We’ve all seen the movies and television shows where ‘hackers’ use elaborate tools to break into networks and, once in, use more elaborate tools to move around undetected doing whatever they set out to do. It’s true, there are some pretty cool tools out there (a few noted below) but, as this article at Threatpost does an excellent job of pointing out, much of the functionality needed by an attacker once they have access to a network like discover secrets (passwords, account numbers, etc.) or steal large amounts of data are already there in most cases. As an attacker, the smaller my footprint and the less that I have to put on disk, the greater my chances of getting in, doing my thing and getting out without getting caught and / or stopped. The article points to a number of off-the-shelf tools like Angry IP Scanner, Nmap, VNC, etc. which are popular tools but they touch disk and often trip antivirus or other basic defenses (granted, many admins have gotten used to simpy ignoring portscans). The article glosses over more fundamental things though like the net commands (net view, net use, net user, etc.), WMI (query for installed software, running processes, event logs [were you noisy on the way in], etc.) and my personal favorite Powershell (invoke-expression).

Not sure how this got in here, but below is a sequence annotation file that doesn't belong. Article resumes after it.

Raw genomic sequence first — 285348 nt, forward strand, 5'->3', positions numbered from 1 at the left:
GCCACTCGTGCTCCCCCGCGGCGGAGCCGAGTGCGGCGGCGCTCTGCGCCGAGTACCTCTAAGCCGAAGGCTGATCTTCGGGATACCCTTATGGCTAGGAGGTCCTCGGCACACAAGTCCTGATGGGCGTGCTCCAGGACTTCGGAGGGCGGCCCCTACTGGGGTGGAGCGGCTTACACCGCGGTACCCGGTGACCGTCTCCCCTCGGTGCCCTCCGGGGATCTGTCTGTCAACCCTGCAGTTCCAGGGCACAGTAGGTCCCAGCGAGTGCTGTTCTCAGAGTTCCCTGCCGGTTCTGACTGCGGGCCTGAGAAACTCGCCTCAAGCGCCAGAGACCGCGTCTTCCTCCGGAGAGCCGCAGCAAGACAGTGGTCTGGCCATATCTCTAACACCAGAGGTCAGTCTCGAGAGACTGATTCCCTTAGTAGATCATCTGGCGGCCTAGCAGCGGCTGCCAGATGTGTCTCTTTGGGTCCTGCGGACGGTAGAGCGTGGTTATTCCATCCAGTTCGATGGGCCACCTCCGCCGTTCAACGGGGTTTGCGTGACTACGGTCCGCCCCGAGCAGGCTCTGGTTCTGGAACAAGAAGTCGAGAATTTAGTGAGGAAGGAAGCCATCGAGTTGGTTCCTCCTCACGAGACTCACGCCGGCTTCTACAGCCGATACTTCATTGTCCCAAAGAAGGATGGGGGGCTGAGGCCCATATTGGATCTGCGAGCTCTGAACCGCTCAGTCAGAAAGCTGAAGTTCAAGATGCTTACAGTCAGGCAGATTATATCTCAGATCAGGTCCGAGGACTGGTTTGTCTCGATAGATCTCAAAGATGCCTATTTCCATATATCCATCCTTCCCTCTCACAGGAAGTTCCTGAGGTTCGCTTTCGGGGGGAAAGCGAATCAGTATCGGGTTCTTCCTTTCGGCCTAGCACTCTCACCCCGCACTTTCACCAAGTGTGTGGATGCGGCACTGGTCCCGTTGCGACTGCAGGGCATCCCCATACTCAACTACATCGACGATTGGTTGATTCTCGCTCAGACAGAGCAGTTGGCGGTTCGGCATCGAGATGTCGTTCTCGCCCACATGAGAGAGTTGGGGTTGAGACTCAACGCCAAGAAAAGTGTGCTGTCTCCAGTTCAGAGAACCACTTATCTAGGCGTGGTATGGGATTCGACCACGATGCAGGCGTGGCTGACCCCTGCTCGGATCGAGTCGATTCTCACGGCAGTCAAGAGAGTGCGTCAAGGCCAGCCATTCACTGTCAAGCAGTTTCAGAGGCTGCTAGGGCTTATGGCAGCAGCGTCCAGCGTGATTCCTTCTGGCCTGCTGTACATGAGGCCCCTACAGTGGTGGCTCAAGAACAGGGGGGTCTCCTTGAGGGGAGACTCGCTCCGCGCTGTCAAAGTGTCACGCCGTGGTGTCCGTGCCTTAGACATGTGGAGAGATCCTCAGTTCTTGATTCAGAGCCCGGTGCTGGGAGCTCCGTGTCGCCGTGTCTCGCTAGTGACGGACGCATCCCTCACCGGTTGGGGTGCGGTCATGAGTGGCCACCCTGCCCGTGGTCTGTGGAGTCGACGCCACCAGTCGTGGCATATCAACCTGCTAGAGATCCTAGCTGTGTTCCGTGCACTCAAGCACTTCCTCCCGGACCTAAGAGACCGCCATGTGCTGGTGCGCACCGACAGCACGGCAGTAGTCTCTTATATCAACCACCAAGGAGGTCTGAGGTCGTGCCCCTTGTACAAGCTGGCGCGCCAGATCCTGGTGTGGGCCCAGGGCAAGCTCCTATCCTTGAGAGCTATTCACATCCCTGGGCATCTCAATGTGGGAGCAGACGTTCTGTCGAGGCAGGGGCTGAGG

At one time, preventing a / the breach was all the rage, that was the goal. As the perimeter has faded (mobile phones that are also connected to your company WIFI completely bypass the firewall) and the reality that the perimeter is gone has been (begrudgingly) accepted, I’ve heard more and more people using the term ‘assume breach’. Rather than simply focusing on keeping separation between trusted and untrusted, the ‘assume breach’ approach takes additional steps like IDS (do we have weird traffic on the inside?), application whitelisting (no, elfbowling.exe is not on the list) and egress filtering (that outbound connection on TCP port 4444 just ain’t going to work, get creative [443 likely will]) and ultimately, hunting.
Misc / Erratta
- Threatpost Article – https://threatpost.com/most-post-intrusion-cyber-attacks-involve-everyday-admin-tools/119046/
- Bank Info Security – http://www.bankinfosecurity.com/how-to-spot-attacks-that-dont-rely-on-malware-a-9235
- Metasploit – https://www.metasploit.com/
- Powershell Empire – http://www.powershellempire.com/
- Burp – https://portswigger.net/burp/